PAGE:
How To Take Better Instagram Photos

Call us narcissistic, but there is something strangely satisfying about getting several ‘likes’ on your Instagram posts. If yours have been waning in popularity of late, take tips from MyDomaine.com.

They’ve called on the hottest visual and photography experts to find out how to get the most out of everyone's favourite photo-sharing social network and make your snaps as admired as ever.

Take notes and you’ll be a mere seven steps away from Instagram greatness…

It's All About the Light

"Be mindful of light," says photographer and director Justin Coit. "I always try to brighten the image using the focus rectangle on my phone to expose the darkest areas of the frame." Natural light is great for photo taking, especially during the first and last hours of the day. The low-lying sun creates a flattering glow leading to sharper photos. Of course if the perfect moment presents itself, snap away, just try to use natural light to illuminate your subject as much as possible.

Switch Your Focus

Avoid the selective blur tool in Instagram for interior shots and instead draw attention to your chosen subject by manipulating your camera's point of focus. To draw attention to small details and vignettes, get in there. Most smartphones capture great images from as close as three to six inches so try taking photos with your intended subject up close letting the objects in the background blur.

 

Be Aware of Angles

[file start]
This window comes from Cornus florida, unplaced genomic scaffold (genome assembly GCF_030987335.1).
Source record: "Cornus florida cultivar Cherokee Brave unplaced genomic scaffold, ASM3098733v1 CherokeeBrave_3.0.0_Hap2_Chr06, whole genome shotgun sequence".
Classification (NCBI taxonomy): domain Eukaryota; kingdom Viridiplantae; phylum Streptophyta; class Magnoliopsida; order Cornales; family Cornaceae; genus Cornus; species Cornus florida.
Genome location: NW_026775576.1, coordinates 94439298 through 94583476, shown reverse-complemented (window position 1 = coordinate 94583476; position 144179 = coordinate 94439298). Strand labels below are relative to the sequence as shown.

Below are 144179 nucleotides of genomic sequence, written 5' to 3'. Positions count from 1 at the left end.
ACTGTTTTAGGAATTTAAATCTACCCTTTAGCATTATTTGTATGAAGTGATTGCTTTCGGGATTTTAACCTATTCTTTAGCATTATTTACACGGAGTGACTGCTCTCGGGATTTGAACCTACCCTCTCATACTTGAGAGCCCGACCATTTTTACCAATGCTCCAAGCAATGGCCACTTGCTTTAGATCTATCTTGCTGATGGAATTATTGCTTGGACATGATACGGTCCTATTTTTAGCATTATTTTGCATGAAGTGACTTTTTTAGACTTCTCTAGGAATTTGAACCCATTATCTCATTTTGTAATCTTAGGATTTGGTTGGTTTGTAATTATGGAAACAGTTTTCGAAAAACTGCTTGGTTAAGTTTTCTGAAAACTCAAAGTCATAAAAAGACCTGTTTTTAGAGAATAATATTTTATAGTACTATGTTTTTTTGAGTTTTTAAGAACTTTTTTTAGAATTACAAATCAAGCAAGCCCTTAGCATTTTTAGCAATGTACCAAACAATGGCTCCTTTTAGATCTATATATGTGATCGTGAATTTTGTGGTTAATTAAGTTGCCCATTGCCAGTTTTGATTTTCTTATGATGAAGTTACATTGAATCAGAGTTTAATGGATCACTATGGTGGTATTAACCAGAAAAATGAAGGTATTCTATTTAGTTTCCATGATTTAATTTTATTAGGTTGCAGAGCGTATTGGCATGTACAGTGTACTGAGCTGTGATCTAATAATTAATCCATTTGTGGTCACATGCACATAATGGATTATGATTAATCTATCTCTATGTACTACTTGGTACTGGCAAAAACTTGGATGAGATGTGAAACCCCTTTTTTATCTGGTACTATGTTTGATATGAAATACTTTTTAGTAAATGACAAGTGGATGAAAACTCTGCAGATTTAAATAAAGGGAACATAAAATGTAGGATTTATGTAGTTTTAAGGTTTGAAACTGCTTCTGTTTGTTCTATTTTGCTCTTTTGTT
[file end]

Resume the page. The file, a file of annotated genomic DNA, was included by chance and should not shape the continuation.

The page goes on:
"Pay attention to your angles," Coit suggests. "Make sure you don't shoot angled too far up or down as to throw off the lines in the image. In my interiors work, I always make sure every line from a window frame or wall is perfectly vertical." If you happened to snap something on the go, use the editing tools in your phone's camera or an image editing app to reposition your image and straighten out your lines before cropping.

 

Don't Zoom

If you can, avoid the zoom function on your smartphone when taking photos. Instead, take the photo from the natural distance and then crop the image to hone in on your selected subject. Your photo will likely be sharper and brighter than if you had zoomed in for the same effect.

 

Rethink Your Perspective

"When shooting furniture, get low," says Domaine's Editorial Director Mat Sanders. "Rooms often look best when shot just above the level of the seat or table surface." Diversify your perspective and experiment by looking at your subject from different angles. Stand on a chair or your sofa for views from above - great for table settings or styled surfaces.  

 

Be Mindful of the Small Stuff

All the experts agree, small details make for powerful images. "Sometimes you can tell the story of the room by capturing a perfect, small vignette as opposed to struggling to get everything in the room in one shot," Coit says. "Focusing on a vignette or portion of the room will look great in that square crop," Sanders agrees. "It's okay to add or remove something to make the composition stronger," celebrity and interiors photographer Douglas Friedman adds. With that in mind, be sure to pay attention to your backgrounds. The shot of your peony bouquet and beautiful candle is lovely but we can still see the slightly-blurry pile of laundry in the background.

 

Don't Rush It 

"Spend time composing the picture," Friedman suggests. "Respect your followers and take your time. Pay attention to the details. Treat every picture you take as if it was the only one you could ever show the world." Be patient when working on the perfect capture and limit your posting to only those images that are truly great. "There's nothing more annoying than someone that posts ten pictures in a row of the same thing (or anything for that matter)," Friedman shares.

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Inspiration credits: GCFlearnFree.org, SugarCrystal.com, TourEiffel.Paris/en, MyDomaine.com